Former resident shoots scenes in the Parkland
Jeannie Barton-Northrup, firstname.lastname@example.org
Local dancer and filmmaker Elliot Geolat is using his knowledge of the area to create movie magic with his newest film, “The Ride.”
Filming has begun and will continue through the summer, mainly in Potosi, Bonne Terre, and Terre Du Lac. The Dancing Fox Pictures film crew may also appear in other St. Francois and Washington Counties locations.
Geolat grew up in Terre Du Lac and began studying dance with Kim Anderson at the Ballet Art Center before it moved to Farmington.
In his early teens, his ballet education moved to the Ballet Conservatory of St. Louis. And at 16, Geolat began dancing professionally for the St. Louis Ballet Company.
During his 22 years with the company, Geolat began dabbling in film editing and camera operation. Increased work and interest in the film industry led Geolat to become a founder of Dancing Fox Pictures in 2018.
He said the film in production is about a ballet dancer from a small town in the Ozarks who gets a job with a dance company in a large city.
After more than a decade of working for the dance company, the protagonist begins a journey of self-exploration told through traditional dialogue and not-so-traditional dance.
“You learn about the character as he learns about himself,” said Geolat about the character he plays.
Geolat began the project in 2021.
“We started it during the pandemic. I’d been planning it for years. But the pandemic hit right around when we were gearing up for production,” he said. So they extended pre-production.
“We were all meeting on Zoom and doing all these virtual conferences, and we — I think we thought of it as a positive way to kind of stay connected and, you know, keep creative, keep the project alive.”
The team at Dancing Fox Pictures started filming as soon as it was possible to do so.
“Once we were past the worst of the pandemic, we started doing outdoor shoots that were arguably safe,” said Geolat. “I thought that was beneficial because many of these outdoor shoots, especially at night, have to light huge areas.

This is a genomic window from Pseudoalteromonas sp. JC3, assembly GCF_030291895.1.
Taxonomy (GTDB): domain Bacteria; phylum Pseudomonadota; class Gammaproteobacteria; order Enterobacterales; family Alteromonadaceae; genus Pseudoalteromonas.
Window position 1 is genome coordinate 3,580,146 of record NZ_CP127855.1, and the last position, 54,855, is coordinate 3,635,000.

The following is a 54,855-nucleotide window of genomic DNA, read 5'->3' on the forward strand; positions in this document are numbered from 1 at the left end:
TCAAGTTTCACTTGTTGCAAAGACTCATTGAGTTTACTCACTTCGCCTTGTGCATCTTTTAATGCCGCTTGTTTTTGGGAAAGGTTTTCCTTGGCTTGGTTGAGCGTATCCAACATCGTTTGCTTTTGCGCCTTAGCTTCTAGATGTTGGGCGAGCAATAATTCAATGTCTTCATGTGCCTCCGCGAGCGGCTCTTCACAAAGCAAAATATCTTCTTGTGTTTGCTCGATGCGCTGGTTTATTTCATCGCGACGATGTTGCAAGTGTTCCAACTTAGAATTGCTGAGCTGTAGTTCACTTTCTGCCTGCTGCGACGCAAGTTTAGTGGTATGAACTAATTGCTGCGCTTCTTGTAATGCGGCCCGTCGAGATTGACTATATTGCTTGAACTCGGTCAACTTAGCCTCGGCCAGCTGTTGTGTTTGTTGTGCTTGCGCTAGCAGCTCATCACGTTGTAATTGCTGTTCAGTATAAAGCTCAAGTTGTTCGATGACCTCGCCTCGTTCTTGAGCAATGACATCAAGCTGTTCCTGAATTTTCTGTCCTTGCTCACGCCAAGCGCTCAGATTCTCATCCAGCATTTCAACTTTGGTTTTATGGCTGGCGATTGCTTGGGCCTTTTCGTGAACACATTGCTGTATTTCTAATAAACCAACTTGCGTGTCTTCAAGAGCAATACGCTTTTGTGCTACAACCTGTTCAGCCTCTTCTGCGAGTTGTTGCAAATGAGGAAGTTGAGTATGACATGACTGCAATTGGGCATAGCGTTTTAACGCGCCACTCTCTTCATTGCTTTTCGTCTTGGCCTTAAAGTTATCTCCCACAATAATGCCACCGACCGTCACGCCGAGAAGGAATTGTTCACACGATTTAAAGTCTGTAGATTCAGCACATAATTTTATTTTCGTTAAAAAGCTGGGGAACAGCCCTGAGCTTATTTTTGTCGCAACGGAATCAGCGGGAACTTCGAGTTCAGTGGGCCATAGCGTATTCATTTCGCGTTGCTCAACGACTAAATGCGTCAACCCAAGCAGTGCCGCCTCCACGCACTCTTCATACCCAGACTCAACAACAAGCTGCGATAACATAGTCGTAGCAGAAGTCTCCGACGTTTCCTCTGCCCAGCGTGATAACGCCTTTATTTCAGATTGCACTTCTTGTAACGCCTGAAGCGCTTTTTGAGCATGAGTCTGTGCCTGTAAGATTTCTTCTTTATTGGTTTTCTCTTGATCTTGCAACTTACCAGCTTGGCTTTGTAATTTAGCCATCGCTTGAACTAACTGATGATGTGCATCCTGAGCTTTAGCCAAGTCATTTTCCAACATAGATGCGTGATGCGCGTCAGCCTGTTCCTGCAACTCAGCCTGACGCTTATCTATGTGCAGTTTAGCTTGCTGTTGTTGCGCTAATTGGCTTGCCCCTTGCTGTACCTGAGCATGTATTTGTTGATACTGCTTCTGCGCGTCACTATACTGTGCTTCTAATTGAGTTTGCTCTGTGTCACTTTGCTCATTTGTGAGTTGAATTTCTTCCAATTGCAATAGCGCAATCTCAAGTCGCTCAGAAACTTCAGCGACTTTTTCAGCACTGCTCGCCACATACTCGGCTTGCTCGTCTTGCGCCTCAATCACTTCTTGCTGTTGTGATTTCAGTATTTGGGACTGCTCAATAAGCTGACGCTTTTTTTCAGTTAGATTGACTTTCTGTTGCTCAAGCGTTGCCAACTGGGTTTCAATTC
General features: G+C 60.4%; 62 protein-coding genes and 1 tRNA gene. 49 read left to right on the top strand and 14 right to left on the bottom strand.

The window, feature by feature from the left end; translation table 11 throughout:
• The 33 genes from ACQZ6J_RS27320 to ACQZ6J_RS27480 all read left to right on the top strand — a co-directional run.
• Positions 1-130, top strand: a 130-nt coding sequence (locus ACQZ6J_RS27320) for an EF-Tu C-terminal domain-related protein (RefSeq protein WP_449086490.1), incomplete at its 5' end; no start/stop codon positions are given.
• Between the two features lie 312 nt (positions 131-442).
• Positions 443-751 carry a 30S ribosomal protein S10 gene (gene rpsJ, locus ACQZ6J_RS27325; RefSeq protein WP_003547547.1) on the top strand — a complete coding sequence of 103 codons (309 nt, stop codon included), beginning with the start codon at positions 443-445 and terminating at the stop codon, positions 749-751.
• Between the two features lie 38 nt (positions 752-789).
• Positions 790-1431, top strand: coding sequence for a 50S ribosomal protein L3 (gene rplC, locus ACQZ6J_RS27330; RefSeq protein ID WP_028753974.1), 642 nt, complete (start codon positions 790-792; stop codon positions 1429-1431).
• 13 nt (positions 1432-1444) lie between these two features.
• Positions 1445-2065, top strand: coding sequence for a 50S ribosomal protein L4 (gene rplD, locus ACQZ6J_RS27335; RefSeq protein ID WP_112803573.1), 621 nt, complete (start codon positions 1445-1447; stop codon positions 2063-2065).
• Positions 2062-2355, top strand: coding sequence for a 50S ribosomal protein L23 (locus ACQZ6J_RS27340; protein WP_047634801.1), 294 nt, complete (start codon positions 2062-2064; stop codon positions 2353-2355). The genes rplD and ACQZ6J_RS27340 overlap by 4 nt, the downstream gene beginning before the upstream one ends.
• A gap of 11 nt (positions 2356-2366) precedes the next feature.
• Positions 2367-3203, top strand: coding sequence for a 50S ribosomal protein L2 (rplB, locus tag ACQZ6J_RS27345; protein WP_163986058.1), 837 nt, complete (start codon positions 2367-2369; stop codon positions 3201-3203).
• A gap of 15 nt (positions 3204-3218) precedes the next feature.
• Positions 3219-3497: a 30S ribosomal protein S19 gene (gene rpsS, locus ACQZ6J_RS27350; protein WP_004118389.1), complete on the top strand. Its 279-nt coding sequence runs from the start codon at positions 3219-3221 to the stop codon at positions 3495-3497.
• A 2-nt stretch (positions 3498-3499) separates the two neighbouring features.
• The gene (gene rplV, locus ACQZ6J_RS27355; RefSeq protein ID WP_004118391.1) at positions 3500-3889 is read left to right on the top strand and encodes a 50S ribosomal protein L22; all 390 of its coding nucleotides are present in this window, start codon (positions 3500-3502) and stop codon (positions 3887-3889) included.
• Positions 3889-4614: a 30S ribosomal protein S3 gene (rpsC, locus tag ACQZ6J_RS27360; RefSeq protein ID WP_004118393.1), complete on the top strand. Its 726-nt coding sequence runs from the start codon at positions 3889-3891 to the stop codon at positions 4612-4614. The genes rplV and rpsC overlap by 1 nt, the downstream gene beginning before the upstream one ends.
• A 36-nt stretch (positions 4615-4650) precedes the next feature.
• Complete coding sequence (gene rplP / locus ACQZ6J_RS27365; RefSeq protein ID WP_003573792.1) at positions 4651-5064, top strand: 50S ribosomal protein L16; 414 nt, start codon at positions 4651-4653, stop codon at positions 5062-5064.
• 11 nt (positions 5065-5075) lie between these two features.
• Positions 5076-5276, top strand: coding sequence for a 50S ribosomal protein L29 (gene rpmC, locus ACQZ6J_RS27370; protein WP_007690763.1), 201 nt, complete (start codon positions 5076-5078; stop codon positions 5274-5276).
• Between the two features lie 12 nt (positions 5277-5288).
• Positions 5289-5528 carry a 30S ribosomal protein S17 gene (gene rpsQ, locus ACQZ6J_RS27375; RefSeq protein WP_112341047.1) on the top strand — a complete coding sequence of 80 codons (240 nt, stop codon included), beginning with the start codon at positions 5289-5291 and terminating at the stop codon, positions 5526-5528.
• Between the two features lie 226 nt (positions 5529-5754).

“So those are more expensive and more difficult. I thought well; this is okay; this is great. I’m shooting something that’s, you know, a little more COVID-safe; it’s outdoors. But I’m also getting some more complicated shoots under my belt and out of the way.”
Geolat found it also really extended the production.
“Because we started shooting over a year ago, there will probably be scenes in this movie where you’ll see somebody one second, and then you’ll see that same person in the next scene or even in another shot from the same scene. And they’re going to be two years older,” he said.
Geolat said he was glad he got the scenes out of the way, but it made a very long production.
“Continuity is important, and you obviously can’t stop aging. So a lot of attention to detail, like taking snapshots of exactly how long or short your hair or facial hair was in a scene, is in this film,” said Geolat about how the production crew managed to deal with a long production schedule. “It’s a labor of love and a collective, collaborative art project.”
Geolat says the film crew plans to finish all the outdoor scenes by the beginning of October. Then they will work on the indoor locations during the fall season. He hopes to start post-production around the holidays and finish the film in the spring of 2024.
“When we finish, I will start submitting to film festivals. I’ll start with local independent film festivals and dance film festivals,” he said. “Then I will go for the big ones like Sundance and Cannes.
“They’re [the festivals] all accepting entries at different times of the year, so that will be a long process – and maybe more than a year. But that’s our goal; enter and just see where it goes.”